Last update on 2020-07-08 / Affiliate links / Images from Amazon Product Advertising API


Part 2: How to Build a Backyard Shed

The best advice we can offer is to be precise with your measurements. It’ll mean the difference between doors and windows that fit and ones that don’t. Follow the advice of expert carpenters and measure twice before you cut. Double-check that everything is level as you go.

Step 1: Measure and Prepare Your Site

Use your chalk line and tape measure to lay out the plan for your shed. Clear the area of any debris. Then, dig 4-6 inches down. 

Step 2: Lay Your Foundation

If you’re pouring a concrete floor, build a frame of plywood around the perimeter. to contain the material. Compact a layer of sand. Then, cover the space with a plastic sheet and rebar or steel mesh for added strength. Fill it with concrete. You can use a 2 by 4 for the initial pass to level it, following up with a trowel.

If you’re using a wood base, join 4 by 4s along the sides, making sure they are plumb. Fill the space with gravel and compact it. Make sure that the ground is level. We also suggest making it even with the ground so that it’s easier to push a lawnmower or bikes into the shed.

Alternatively, you can also use concrete blocks, paving stones, and other fill, depending on the drainage of your site.

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Step 3: Assemble the Walls

You’ll likely find that these next steps are considerably easier than the previous ones. We must mention once again the importance of precise measurements.

If you’re using a kit, take out all the pieces and arrange them in order of the assembly. If it comes with a floor, put it together too, as per the included instructions. Attach them to the platform, using anchor bolts for concrete and lag bolts for wooden bases.

For DIY projects, frame the walls using 2 by 4s, leaving an opening for the door and any windows that your plan may include. Then, place plywood over them, nailing them secure to the frame. Stand the walls and anchor them to the foundation. If using, attach siding to the frames.

Step 4: Construct the Roof

You can use premade trusses or build your own. The latter option is cheaper, but they are more unwieldy to install. You can then add the roof, whether it’s plywood or corrugated panels. You might think about adding an overhang if your plan allows it to protect the walls from the elements. It’ll also add a decorative touch.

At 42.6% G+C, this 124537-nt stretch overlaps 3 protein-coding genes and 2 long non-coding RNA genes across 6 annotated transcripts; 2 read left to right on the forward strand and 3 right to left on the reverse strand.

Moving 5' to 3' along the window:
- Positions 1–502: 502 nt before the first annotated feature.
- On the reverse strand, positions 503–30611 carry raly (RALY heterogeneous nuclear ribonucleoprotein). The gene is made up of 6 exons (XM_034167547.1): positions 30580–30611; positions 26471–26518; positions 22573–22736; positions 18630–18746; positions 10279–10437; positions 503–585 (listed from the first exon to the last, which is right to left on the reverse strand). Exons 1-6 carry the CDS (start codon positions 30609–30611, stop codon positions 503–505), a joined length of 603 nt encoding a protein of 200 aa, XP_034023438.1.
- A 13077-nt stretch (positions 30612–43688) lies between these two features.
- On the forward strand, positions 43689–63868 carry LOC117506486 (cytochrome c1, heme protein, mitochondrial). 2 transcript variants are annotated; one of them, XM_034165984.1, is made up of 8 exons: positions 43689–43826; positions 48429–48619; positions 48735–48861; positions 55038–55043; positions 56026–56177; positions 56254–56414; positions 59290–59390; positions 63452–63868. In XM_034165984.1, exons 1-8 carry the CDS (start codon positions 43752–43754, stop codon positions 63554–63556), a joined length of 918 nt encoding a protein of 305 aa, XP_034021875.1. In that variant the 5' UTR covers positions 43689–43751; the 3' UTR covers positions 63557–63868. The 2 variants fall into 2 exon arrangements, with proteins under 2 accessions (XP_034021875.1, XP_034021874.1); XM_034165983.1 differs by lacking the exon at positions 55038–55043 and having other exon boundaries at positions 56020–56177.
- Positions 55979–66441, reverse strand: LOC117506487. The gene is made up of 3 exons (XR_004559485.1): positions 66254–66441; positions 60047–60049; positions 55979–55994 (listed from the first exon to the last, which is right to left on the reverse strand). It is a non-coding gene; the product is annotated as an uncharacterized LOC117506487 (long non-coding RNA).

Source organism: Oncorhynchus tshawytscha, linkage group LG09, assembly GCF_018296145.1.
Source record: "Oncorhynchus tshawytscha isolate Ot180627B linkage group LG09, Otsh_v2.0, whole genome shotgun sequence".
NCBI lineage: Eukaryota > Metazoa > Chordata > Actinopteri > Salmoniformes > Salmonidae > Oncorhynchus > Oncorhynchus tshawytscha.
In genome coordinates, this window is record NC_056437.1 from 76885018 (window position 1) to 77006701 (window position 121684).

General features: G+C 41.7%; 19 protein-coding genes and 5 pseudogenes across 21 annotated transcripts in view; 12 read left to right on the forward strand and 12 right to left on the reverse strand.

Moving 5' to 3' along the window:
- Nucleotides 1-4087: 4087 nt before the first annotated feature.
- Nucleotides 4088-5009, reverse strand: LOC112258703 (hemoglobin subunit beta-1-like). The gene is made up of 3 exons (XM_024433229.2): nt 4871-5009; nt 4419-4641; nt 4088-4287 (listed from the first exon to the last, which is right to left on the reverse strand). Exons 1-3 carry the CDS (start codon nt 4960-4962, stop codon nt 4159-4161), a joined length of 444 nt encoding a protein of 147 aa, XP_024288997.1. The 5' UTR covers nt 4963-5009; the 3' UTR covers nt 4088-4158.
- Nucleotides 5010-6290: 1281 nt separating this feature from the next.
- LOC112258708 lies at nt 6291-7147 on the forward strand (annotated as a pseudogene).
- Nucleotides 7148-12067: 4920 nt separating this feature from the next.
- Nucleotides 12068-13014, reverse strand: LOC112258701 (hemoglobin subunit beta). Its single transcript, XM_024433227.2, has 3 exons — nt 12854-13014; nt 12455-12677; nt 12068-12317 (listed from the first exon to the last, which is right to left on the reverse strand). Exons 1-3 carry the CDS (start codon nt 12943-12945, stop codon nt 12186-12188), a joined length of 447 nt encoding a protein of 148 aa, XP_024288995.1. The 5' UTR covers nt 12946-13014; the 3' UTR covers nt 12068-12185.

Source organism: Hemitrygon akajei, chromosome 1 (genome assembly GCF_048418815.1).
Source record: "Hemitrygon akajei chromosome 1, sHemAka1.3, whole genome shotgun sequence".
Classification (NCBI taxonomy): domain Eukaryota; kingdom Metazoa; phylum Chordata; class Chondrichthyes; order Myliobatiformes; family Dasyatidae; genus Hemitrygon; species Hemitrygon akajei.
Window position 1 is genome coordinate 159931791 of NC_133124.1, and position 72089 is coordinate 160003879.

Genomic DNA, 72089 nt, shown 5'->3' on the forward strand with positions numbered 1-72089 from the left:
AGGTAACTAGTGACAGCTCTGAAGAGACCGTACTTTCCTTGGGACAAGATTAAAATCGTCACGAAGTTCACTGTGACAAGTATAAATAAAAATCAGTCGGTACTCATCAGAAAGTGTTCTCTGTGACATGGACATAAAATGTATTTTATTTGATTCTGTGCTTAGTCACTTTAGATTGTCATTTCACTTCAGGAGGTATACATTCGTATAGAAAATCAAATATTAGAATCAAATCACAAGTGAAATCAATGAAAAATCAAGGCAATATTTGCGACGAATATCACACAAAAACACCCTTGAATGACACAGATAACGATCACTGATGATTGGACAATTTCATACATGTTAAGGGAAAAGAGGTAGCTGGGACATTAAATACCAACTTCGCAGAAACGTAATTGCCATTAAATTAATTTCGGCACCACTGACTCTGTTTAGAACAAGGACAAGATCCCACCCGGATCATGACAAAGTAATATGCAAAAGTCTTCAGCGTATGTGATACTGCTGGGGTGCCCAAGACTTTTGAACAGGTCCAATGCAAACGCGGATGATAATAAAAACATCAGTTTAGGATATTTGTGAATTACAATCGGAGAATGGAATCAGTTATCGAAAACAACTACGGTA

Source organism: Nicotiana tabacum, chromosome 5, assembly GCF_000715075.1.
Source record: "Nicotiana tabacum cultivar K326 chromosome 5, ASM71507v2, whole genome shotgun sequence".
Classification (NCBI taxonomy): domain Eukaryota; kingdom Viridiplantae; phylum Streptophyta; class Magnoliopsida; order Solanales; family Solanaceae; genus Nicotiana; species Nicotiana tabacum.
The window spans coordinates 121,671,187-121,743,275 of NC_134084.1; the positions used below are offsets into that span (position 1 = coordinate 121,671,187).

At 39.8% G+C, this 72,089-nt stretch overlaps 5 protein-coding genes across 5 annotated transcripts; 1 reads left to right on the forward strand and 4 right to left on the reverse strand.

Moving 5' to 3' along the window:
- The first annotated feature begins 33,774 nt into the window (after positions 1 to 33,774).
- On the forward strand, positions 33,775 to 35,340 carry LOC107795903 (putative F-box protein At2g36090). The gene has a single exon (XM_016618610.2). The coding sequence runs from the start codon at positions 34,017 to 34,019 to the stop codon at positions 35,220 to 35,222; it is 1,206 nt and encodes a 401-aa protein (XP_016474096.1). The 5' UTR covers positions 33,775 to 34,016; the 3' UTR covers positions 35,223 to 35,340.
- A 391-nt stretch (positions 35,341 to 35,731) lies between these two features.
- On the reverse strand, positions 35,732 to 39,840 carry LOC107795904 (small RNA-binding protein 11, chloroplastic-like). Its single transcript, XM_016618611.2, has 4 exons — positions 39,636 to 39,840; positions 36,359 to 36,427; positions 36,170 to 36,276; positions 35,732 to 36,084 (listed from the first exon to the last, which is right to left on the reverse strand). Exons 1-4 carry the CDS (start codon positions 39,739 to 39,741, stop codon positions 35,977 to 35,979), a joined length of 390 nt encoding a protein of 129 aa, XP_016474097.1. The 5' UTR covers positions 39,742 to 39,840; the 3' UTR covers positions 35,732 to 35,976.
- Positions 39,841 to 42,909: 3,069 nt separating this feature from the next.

Attach waterproof material to the plywood for additional protection. Then, shingle it. Alternatively, you can use pre-cut roof panels, instead.

Step 5: Install the Windows and Door

You can get a prehung door and. However, you’ll save money if you make the windows and entrance yourself. You can order a sash online and build the frame yourself. You can put them together before you start construction while waiting for the city to approve your permit. Bear in mind that you may need additional tools such as a router to make them.

We’d recommend adding at least one window, especially if you don’t plan on running electricity to the shed. It’ll make it easier to find things if it’s dark. Also, prime and paint them before you attach them to the shed.

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Step 6: Add the Exterior Trim and Start Painting

Now, it’s time for the finishing touches. Put your trim and any other decorative elements into place. You must apply a primer on bare wood before you paint. Only use products designated for exterior use. Once complete, you can install any security devices or motion sensors to protect the contents.

Final Thoughts About Building a Shed

Making your shed gives you the satisfaction of doing something yourself with enough physical and mental demands to make it rewarding. Accuracy is the key to ensuring the project will run smoothly from start to finish.

The planning stages are the most critical. They will ensure that your project is safe and legal to save you hassles down the road. Learning how to build a backyard shed isn’t difficult when you take the time to dot the Is and cross the Ts before you start.